The Educating series of fly on the wall accounts of everyday school life returned this week with Educating Greater Manchester filmed at Harrop Fold School in Salford. The series has become formulaic, with each weekly episode featuring a different aspect of school life. This week attention was focused on the ethnic diversity of the pupil population and the various responses to this diversity. If the Educating series is a documentary, it is not investigative, and rarely involves a critical exploration the context in which events in the school occur. Instead it appears to be more concerned with the emotive and providing entertainment. Nevertheless, the school exists and the events do occur in such a context.
Focused on telling the story of Rani, a year 7 pupil from Syria, this week’s episode revealed the existence of racism in the school, though this word was rarely used, by the teachers. Instead, various phrases to diffuse the potential harm the racist incidents might cause included:
You don’t mean it though, do you?
It was a joke
It was thoughtless more than malicious
Whilst there was a recognition that such incidents were unacceptable and needed tackling, the reluctance to label such incidents as ‘racist’ (see Pearce, 2014) might be seen as evidence of a tolerance for everyday racist discourses (Grigg, K. and Manderson, 2015; Miller, 2015).
Personal stories were also developed through direct to camera interviews. At times these felt overly intrusive, such as when Marud, another pupil from Syria was asked about his father:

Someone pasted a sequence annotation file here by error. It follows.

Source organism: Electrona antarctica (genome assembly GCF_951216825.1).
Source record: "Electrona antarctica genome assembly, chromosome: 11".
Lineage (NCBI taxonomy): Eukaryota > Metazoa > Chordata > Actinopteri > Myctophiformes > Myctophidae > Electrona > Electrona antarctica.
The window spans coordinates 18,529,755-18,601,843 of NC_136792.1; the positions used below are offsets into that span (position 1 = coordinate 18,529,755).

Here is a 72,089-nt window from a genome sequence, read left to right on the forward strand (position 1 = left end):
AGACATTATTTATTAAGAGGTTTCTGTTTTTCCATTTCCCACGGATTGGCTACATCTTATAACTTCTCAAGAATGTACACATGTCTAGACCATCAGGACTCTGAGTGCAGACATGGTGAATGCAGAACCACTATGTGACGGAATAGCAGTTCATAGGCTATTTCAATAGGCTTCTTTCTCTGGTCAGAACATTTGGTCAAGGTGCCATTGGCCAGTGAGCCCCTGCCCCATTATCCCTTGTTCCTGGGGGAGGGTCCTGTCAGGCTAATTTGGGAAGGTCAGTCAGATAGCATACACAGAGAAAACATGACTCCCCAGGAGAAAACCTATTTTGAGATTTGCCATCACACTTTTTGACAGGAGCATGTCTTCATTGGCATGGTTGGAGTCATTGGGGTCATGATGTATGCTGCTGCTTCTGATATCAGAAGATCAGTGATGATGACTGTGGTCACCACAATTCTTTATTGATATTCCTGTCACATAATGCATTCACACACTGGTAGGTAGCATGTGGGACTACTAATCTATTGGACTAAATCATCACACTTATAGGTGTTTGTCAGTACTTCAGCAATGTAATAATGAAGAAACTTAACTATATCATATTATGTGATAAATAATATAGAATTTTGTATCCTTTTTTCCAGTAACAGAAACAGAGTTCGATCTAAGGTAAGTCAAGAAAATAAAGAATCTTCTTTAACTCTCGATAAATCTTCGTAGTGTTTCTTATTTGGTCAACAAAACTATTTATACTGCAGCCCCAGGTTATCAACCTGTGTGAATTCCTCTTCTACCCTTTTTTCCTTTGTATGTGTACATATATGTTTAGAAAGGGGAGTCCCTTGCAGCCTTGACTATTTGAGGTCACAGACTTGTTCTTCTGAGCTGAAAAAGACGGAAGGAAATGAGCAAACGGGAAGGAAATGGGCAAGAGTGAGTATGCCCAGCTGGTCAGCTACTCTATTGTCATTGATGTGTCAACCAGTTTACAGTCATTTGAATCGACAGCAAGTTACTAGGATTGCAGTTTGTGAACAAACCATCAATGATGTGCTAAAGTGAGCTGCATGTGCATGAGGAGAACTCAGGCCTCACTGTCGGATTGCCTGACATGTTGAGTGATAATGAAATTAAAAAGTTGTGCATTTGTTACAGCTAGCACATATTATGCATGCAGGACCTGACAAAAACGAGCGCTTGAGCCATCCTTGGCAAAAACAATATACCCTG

Do you think he’s alive?
As this episode progressed, so did Rani’s friendship with fellow Year 7 pupil, Jack. Rani also transitioned from the SEND class where he was placed to help him develop his English language skills, to mainstream classes. The transition was celebrated with a ‘graduation’, reflecting the effort of the individual involved. Whilst the move from this group might be positive for Rani, the existence of a celebration to mark a moving away from the SEND class is somewhat problematic. What about those pupils for whom a move to mainstream classes may not be appropriate?
Finally, in a scene where we shouldn’t laugh, but probably did, we see Rani taking the lead in exercising their artistic tendencies on the dirt of a white van. Rani writes ‘Fock’ and is followed by other boys drawing ever increasingly graphic phalluses. How everyone laughed, including the head teacher. He asks the assembled miscreants:
What are they going to be thinking of the blue blazer?
Emphasising the importance of the group identity, he reminds us scholars of education that we need to re-read Durkheim (1973) from time to time.